The Coronavirus has prompted thousands of information security professionals to volunteer their skills in upstart collaborative efforts aimed at frustrating cybercriminals who are seeking to exploit the crisis for financial gain. As the COVID-19 outbreak threatens to overload the healthcare system and the global economy, it’s also having a powerful impact on the security of businesses and individuals. At least three major industry groups are working to counter the latest cyber threats and scams. Among the largest in terms of contributors is the COVID-19 Cyber Threat Coalition (CTC), which comprises rough 3,000 security professionals who are collecting, vetting and sharing new intelligence about new cyber threats.
Students are protesting plans by the Australian National University (ANU) to enforce the use of remote monitoring software on their home systems for exams during the COVID-19 pandemic. Proctorio is at the heart of the controversy. The platform is touted as a “comprehensive learning integrity platform” and a means to “secure remote exams.”
WHO Chief Information Security Officer Flavio Aggio said the identity of the hackers was unclear and the effort was unsuccessful. But he warned that hacking attempts against the agency and its partners have soared as they battle to contain the coronavirus, which has killed more than 15,000 worldwide. The attempted break-in at the WHO was first flagged to Reuters by Alexander Urbelis, a cybersecurity expert and attorney with the New York-based Blackstone Law Group, which tracks suspicious internet domain registration activity.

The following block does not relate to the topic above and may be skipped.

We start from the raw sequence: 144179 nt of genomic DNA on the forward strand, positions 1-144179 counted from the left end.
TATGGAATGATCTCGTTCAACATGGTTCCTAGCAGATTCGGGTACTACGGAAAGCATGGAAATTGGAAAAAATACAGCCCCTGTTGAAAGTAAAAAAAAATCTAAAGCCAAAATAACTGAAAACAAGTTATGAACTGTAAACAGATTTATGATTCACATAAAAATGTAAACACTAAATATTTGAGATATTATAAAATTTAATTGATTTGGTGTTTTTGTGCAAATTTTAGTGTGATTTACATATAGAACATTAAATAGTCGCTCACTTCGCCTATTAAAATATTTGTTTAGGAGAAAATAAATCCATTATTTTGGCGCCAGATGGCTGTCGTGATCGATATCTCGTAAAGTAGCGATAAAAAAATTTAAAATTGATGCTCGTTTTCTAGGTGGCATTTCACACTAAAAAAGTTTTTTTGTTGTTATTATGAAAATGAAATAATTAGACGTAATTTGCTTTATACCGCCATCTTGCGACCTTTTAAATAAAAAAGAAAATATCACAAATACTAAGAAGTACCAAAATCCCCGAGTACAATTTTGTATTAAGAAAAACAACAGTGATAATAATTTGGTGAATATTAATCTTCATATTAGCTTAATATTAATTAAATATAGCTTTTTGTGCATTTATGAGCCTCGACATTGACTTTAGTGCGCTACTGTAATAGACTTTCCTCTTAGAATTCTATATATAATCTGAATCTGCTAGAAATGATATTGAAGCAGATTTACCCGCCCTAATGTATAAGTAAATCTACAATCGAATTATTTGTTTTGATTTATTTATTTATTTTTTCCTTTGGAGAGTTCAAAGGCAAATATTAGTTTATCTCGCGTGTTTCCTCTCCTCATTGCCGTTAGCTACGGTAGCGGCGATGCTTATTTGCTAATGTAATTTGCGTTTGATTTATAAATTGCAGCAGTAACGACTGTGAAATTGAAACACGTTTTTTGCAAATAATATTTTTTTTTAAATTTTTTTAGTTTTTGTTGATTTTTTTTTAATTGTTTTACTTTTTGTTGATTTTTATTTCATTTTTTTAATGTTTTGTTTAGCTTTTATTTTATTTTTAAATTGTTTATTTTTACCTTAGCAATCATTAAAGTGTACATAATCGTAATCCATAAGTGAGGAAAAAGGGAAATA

In the midst of a global coronavirus (COVID-19) pandemic, hackers are not letting a disaster go to waste and have now automated their coronavirus-related scams to industrial levels. According to multiple reports, cybercriminals are now creating and putting out thousands of coronavirus-related websites on a daily basis. Most of these sites are being used to host phishing attacks, distribute malware-laced files, or for financial fraud, for tricking users into paying for fake COVID-19 cures, supplements, or vaccines.
s the number of cyber criminals targeting remote workers grows, the National Cyber Security Centre (NCSC) has kicked off a new effort to encourage people to report suspicious emails in an attempt to crack down on fraudsters and phishing scams. The coronavirus pandemic has led to record numbers of organisations requiring people to work from home – and in many cases, those employees haven’t had any previous experience of working remotely and could be unaware of some of the potential security risks.
Victims in the United Kingdom have lost more than £800,000 (US$1 million) to coronavirus-linked scams since last month, with criminals tricking fearful people who wanted to buy protective masks. The National Fraud Intelligence Bureau (NFIB) said there had been 21 reports of fraud since Feb 10, many of which involved scams over masks, with one victim paying £15,000 for masks that never arrived.